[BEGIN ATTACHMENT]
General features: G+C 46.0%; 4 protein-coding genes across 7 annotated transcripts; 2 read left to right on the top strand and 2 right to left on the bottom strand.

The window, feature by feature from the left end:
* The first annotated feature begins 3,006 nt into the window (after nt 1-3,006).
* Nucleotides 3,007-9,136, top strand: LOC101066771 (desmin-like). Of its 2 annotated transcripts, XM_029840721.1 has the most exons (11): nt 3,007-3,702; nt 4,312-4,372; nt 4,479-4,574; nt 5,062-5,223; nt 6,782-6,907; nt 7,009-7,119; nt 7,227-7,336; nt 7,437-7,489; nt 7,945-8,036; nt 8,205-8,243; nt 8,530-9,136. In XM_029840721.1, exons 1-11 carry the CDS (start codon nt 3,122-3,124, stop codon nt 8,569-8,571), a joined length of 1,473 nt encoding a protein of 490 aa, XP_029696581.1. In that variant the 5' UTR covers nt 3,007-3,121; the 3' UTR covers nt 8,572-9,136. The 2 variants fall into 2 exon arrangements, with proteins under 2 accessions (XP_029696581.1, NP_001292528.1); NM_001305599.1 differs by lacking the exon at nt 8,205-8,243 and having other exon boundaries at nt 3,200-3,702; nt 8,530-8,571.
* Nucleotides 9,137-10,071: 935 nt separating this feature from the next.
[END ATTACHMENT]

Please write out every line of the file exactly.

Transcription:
General features: G+C 46.0%; 4 protein-coding genes across 7 annotated transcripts; 2 read left to right on the top strand and 2 right to left on the bottom strand.

The window, feature by feature from the left end:
* The first annotated feature begins 3,006 nt into the window (after nt 1-3,006).
* Nucleotides 3,007-9,136, top strand: LOC101066771 (desmin-like). Of its 2 annotated transcripts, XM_029840721.1 has the most exons (11): nt 3,007-3,702; nt 4,312-4,372; nt 4,479-4,574; nt 5,062-5,223; nt 6,782-6,907; nt 7,009-7,119; nt 7,227-7,336; nt 7,437-7,489; nt 7,945-8,036; nt 8,205-8,243; nt 8,530-9,136. In XM_029840721.1, exons 1-11 carry the CDS (start codon nt 3,122-3,124, stop codon nt 8,569-8,571), a joined length of 1,473 nt encoding a protein of 490 aa, XP_029696581.1. In that variant the 5' UTR covers nt 3,007-3,121; the 3' UTR covers nt 8,572-9,136. The 2 variants fall into 2 exon arrangements, with proteins under 2 accessions (XP_029696581.1, NP_001292528.1); NM_001305599.1 differs by lacking the exon at nt 8,205-8,243 and having other exon boundaries at nt 3,200-3,702; nt 8,530-8,571.
* Nucleotides 9,137-10,071: 935 nt separating this feature from the next.